Field centered at: RA: 14h 03m 12.6s, Dec: +54° 21′ 16.7″
Up: 178 E of N. (plate solve from nova.astrometry.net)
The Pinwheel Galaxy, M101 is located in Ursa Major, and I found this a surprisingly tricky object to image – it has low surface brightness, with a lot of faint outlying regions. I also appeared to have some small issues with the flat fielding process here – there are a couple of very large dust bunnies in the raw data that haven’t quite been subtracted away and there’s a touch of clipping to deal with this. Add to this some faint colour gradients (attempted to sort out gradients!) and a couple of bright stars in the field and it became something very tricky to try and get right (and I’m still not 100% convinced that it’s truly there yet…).
The fainter galaxy to the right (east) of M101 is NGC5477, which is a dwarf galaxy at about the same distance (~20MLy). There are lots of fainter objects in the image as well: the brighter galaxy to the upper left of M101 for example is MCG+09-23-25, and there are also loads of other faint galaxies, galaxy groups and QSOs lurking in there. Using a solved fits file in Aladin is very instructive here!
I used fairly long exposure lengths (I was using the FLT110 at f7 here, a shorter focal length would be a major bonus in truth – at f4-5 this would be a much deeper image!). Exposure details are as follows:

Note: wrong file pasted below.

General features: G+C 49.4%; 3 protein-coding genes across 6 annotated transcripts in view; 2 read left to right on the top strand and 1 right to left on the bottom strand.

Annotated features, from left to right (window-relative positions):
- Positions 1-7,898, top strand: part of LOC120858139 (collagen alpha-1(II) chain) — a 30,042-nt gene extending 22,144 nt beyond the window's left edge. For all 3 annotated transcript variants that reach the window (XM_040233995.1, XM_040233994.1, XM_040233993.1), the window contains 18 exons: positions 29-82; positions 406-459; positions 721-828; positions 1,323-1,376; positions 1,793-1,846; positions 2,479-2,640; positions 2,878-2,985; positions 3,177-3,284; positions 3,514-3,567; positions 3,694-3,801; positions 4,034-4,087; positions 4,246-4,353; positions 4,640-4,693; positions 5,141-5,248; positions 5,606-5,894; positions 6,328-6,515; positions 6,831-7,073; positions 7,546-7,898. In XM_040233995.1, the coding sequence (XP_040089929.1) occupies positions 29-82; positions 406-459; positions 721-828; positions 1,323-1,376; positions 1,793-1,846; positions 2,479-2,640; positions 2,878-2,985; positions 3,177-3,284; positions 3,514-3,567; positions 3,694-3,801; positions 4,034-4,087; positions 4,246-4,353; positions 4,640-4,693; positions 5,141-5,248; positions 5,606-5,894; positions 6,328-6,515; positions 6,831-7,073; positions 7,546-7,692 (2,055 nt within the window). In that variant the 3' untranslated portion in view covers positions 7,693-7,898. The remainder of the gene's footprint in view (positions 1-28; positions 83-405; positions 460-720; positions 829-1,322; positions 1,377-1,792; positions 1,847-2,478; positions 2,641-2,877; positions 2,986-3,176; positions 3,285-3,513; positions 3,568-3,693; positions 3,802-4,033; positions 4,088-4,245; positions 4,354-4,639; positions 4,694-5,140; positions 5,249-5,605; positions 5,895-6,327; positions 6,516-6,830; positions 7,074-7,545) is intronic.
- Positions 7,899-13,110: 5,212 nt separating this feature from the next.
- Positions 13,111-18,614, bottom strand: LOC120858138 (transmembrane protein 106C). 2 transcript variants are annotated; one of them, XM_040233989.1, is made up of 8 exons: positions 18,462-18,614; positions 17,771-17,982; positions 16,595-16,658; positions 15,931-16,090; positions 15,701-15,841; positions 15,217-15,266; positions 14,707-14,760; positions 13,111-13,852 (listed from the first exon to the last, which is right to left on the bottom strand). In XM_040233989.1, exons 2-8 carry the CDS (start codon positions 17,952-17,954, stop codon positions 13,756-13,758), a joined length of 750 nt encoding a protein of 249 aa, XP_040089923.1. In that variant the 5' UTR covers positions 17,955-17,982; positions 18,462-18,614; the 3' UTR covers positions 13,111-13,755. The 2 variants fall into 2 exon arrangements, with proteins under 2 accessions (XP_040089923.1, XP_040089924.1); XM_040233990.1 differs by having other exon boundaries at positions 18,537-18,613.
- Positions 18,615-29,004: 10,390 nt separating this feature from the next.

WO FLT110 @ f7 on Losmandy Titan, ST2000XM cooled to -20C (images on 18 & 19-Apr-2015)
L: 4.5hrs (1×1)
R: 70min (2×2 binned)
G: 48min (2×2 binned)
B: 48min (2×2 binned)
The Luminance for the image was processed using a Lucy-Richardson deconvolution (3 iterations) using CCDSharp.
Field centred at: RA: 6h 08m 25.2s, Dec: +24° 15′ 06.2″
(plate solve from astrometry.net)
M35 and NGC2158 are a pair of open clusters which, similarly to the more famous h and X Persei, are viewed nearly on the same line of sight from Earth. M35 is somewhat younger (as evidenced by the predominantly blue stars as compared to the older yellow stars in NGC2158), and a lot closer to us – while NGC2158 is more compact with more stars in the same volume.
This exposure was taken on the 8th February 2015 but was somewhat shortened by fog rapidly rolling in, and hence the rather short total exposure:
ST2000XM, FLT110, Losmandy Titan
LRGB: 20:9:9:9 each in 1min subs.
Field centred at: RA 02:00:07, Dec +45:10:35. Field size: 51.4 x 38.9arcmin; Field rotation: up is 179.9° E of N (plate solve by local astrometry.net instance)
Comet Lovejoy was discovered in summer 2014 by Terry Lovejoy and is a long period comet and had a period of about 11000 years (now reduced to about 8000 years after this approach to the sun.
Images were taken on the evening of the 8th Feb 2015 using an ST2000XM through a William Optics FLT110 on Losmandy Titan. 26 each of L, R,G,B filtered frames, each taken in that sequence (so each frame of each filter starting about 5 minutes apart).
Processing of the colour image with the comet “frozen” against the stars followed Bernhard Hubl’s method of processing the comet. The negative image which enhances the tail was produced by a median combine of the data while aligned on the comet itself rather than the background stars (the comet was moving at about 2arcsec/min at the time).